Shootouts, Robberies, and Cattle-Rustling
Keeping the Wild West Alive on the Grand Canyon Railway
Like clockwork at 9 a.m. 364 days a year (except Christmas), tempers flare and a friendly discussion about breakfast gets heated outside the Grand Canyon Railway Depot in Williams, Ariz.
Witnesses watching from bleachers appear delighted at the action taking place against the backdrop of a faux Old West town with the requisite Saloon, Livery, Diner, and, of course, Jail.
When it’s over, there’s reason for applause. After all, the good guys always win. Nobody gets hurt. And the bad guys get thrown in the hoosegow. (Though somehow, they manage to reappear the next day for a repeat performance.)
The morning altercation between the motley train-robbing, cattle-rustling, and all-around-bad-behaving Cataract Creek Gang and the town marshal is just one of the storylines integrated into the Grand Canyon Railway’s excursion between Williams, a real-life Old West town, and the South Rim of the Grand Canyon.
The Western entertainment continues on the train with cowboy singers and musicians strolling car to car, enticing passengers into sing-alongs. Train-themed songs and old-timey Western standards (think Gene Autry, Tom Mix, and Roy Rogers) are favored. The Marshall works the train, keeping an eye out for any troublemakers or train robbers.
And sometimes, Williams’ current real-life mayor and former sheriff, John W. Moore, climbs on board to join passengers. Together, they’re doing more than just traveling to one of the scenic Wonders of the World.
They’re taking a ride through history.
With his dandy russet silk vest, striped wool pants, and big-brimmed cowboy hat (white, naturally), you’d be hard-pressed to identify Moore as a 21st-century businessman and public servant.
He founded Wild West Adventures, which provides the onboard and pre-trip entertainment for the Grand Canyon Railway experience, in 1989 when the long-dormant train was once again hitting the rails. The then-governor of Arizona was on the train and Moore approached her security detail with the idea of staging a train robbery by an Old West-style gang. They balked. And so Moore rounded up state police and local sheriff’s deputies to do the deed.
A tradition was born and the Grand Canyon Railway has been held up on return trips ever since.
In character, Moore’s alter ego is John B. Goodmore, authentic star pinned to his chest and a .45 Colt Peacemaker (“the gun that won the West”) holstered at his hip. (The gun is fake, he later acknowledges.)
As the train travels north through high desert studded with scrub cedar, the rail-thin, resplendently mustachioed Moore and his cadre work the train cars, to the delight of passengers.
“Ridin’ this fancy train is nice,” he says, sidling up to one woman. “Ten years ago, I had to take a dusty old stagecoach to the canyon. By horseback, it’d take me 12 hours.”
Indeed, the train is comfortable and commodious with fresh fruit, soft drinks, and pastries set out in the first-class, observation dome, luxury dome, and luxury parlor cars. Daily drink specials are mixed by bar attendants, and on premium classes of service there’s a champagne toast on the afternoon return trip to Williams.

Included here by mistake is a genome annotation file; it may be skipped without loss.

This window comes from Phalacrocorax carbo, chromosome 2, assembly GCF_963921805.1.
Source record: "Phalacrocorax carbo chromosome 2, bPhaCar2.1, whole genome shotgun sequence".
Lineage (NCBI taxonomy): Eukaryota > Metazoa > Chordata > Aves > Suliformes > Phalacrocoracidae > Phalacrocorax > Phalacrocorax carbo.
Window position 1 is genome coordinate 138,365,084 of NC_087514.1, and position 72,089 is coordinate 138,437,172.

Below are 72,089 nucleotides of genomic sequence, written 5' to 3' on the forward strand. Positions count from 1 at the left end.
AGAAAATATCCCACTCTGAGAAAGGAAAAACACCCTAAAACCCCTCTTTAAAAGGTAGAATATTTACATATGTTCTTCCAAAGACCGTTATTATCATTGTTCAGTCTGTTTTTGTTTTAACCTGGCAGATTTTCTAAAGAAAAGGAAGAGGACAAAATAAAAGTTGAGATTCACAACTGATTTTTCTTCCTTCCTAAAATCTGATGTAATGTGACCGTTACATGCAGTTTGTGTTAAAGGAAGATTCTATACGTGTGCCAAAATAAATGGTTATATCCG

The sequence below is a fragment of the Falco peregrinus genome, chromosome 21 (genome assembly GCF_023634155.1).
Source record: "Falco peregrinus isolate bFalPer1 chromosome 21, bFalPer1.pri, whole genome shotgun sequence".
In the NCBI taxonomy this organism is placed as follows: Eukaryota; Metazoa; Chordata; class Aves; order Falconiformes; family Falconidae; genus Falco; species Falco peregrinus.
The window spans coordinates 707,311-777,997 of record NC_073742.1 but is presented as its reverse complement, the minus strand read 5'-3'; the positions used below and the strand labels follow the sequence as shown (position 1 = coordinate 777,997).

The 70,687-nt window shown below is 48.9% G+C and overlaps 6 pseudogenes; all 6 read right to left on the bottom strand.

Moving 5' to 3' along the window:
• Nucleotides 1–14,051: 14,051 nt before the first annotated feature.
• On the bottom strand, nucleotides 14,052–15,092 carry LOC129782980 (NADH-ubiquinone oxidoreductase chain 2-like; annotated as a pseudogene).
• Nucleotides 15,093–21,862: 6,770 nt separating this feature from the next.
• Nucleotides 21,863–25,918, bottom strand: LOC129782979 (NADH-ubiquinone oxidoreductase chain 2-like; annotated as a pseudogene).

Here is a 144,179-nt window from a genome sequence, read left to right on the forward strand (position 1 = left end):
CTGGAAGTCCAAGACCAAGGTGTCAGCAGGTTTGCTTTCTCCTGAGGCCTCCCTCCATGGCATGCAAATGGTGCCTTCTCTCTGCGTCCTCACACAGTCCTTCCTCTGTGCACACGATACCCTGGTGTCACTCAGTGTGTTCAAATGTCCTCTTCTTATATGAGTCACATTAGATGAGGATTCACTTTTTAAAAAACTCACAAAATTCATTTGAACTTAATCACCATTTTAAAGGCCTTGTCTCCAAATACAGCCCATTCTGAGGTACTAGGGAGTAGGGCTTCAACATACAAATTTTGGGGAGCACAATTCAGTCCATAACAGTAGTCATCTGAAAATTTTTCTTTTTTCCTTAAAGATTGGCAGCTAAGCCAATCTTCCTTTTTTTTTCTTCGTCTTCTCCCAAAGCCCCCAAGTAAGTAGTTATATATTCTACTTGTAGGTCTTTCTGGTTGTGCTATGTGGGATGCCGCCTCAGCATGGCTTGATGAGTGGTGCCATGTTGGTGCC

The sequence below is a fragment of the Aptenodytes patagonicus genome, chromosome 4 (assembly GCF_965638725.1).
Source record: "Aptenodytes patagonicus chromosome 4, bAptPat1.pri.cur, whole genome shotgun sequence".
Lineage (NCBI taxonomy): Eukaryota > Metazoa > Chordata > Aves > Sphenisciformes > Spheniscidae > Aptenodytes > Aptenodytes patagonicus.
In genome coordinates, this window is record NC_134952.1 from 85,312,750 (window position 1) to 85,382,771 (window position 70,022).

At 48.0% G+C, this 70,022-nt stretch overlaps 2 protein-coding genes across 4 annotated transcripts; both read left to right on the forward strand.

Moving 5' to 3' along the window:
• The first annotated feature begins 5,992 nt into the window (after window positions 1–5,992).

On both legs of the journey, passengers can sit back and take in broad vistas, including the majestic San Francisco Peaks to the east. The tracks cut through wide-open ranchland, where you might see cowboys rounding up cattle for branding, just as they did a hundred years ago. Keep an eye out for prong-horned antelope, elk, and maybe even an endangered California condor.
As the train nears the canyon, the entertainers work the crowd. In a coach car, the passengers are belting out Ring of Fire, to guitar accompaniment. An accordion player entertains in another. And in the rear luxury parlor car, guests sit back in their plush seats, facing a fiddle player wearing a black cowboy hat and a pair of wicked-looking spears.
Launching into an enthusiastic rendition of the Orange Blossom Special, he announces: “This is your last chance to dance before we hit the Grand Canyon!”
How to Explore
There’s no better way to make a grand trip grander than on the historic train to Grand Canyon. Travel over 120 round-trip miles through beautiful northern Arizona while being entertained by historical cowboy characters and strolling musicians. The Grand Canyon Railway has been departing daily from Williams, Ariz., since 1901. Spend a night in Williams next door to the train depot at the AAA Three Diamond Grand Canyon Railway Hotel. Just walking distance from quaint downtown Williams and Route 66, the modern hotel has a grand lobby, indoor pool and hot tub as well as Spenser’s Pub with its handcrafted 19th-century bar. Packages with train travel and overnight stays in Grand Canyon National Park and Williams are available. Visit TheTrain.com for more information.
For more travel experiences to Beautiful Places on Earth™ available from Xanterra Travel Collection and its affiliated properties, visit xanterra.com/explore.